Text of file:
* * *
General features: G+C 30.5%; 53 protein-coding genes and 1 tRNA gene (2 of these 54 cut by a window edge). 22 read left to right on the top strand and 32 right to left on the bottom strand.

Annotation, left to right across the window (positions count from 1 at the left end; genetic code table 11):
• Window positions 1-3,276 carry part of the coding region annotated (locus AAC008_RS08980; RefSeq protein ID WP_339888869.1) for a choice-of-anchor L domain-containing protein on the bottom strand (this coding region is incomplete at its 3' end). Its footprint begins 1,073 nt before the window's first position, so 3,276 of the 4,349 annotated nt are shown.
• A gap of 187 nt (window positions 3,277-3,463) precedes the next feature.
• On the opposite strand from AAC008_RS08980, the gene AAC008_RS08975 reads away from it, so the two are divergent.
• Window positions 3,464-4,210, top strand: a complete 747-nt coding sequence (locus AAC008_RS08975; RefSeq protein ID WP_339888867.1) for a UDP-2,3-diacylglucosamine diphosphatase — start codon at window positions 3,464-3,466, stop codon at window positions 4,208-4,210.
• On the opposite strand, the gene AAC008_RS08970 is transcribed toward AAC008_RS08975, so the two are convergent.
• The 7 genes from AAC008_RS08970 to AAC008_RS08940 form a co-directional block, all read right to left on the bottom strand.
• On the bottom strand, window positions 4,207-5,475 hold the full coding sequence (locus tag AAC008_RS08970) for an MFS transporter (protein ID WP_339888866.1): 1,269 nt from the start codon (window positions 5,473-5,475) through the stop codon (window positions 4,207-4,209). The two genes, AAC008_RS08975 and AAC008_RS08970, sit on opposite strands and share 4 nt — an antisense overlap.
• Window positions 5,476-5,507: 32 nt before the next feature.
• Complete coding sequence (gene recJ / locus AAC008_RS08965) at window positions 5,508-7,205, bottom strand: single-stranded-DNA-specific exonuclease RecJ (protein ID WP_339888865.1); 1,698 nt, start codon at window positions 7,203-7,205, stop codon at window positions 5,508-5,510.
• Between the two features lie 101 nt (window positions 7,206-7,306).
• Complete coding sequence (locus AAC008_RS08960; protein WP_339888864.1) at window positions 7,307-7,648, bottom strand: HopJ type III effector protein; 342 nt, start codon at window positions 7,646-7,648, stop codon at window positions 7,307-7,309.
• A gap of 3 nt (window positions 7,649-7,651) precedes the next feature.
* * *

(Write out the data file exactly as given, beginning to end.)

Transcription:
General features: G+C 30.5%; 53 protein-coding genes and 1 tRNA gene (2 of these 54 cut by a window edge). 22 read left to right on the top strand and 32 right to left on the bottom strand.

Annotation, left to right across the window (positions count from 1 at the left end; genetic code table 11):
• Window positions 1-3,276 carry part of the coding region annotated (locus AAC008_RS08980; RefSeq protein ID WP_339888869.1) for a choice-of-anchor L domain-containing protein on the bottom strand (this coding region is incomplete at its 3' end). Its footprint begins 1,073 nt before the window's first position, so 3,276 of the 4,349 annotated nt are shown.
• A gap of 187 nt (window positions 3,277-3,463) precedes the next feature.
• On the opposite strand from AAC008_RS08980, the gene AAC008_RS08975 reads away from it, so the two are divergent.
• Window positions 3,464-4,210, top strand: a complete 747-nt coding sequence (locus AAC008_RS08975; RefSeq protein ID WP_339888867.1) for a UDP-2,3-diacylglucosamine diphosphatase — start codon at window positions 3,464-3,466, stop codon at window positions 4,208-4,210.
• On the opposite strand, the gene AAC008_RS08970 is transcribed toward AAC008_RS08975, so the two are convergent.
• The 7 genes from AAC008_RS08970 to AAC008_RS08940 form a co-directional block, all read right to left on the bottom strand.
• On the bottom strand, window positions 4,207-5,475 hold the full coding sequence (locus tag AAC008_RS08970) for an MFS transporter (protein ID WP_339888866.1): 1,269 nt from the start codon (window positions 5,473-5,475) through the stop codon (window positions 4,207-4,209). The two genes, AAC008_RS08975 and AAC008_RS08970, sit on opposite strands and share 4 nt — an antisense overlap.
• Window positions 5,476-5,507: 32 nt before the next feature.
• Complete coding sequence (gene recJ / locus AAC008_RS08965) at window positions 5,508-7,205, bottom strand: single-stranded-DNA-specific exonuclease RecJ (protein ID WP_339888865.1); 1,698 nt, start codon at window positions 7,203-7,205, stop codon at window positions 5,508-5,510.
• Between the two features lie 101 nt (window positions 7,206-7,306).
• Complete coding sequence (locus AAC008_RS08960; protein WP_339888864.1) at window positions 7,307-7,648, bottom strand: HopJ type III effector protein; 342 nt, start codon at window positions 7,646-7,648, stop codon at window positions 7,307-7,309.
• A gap of 3 nt (window positions 7,649-7,651) precedes the next feature.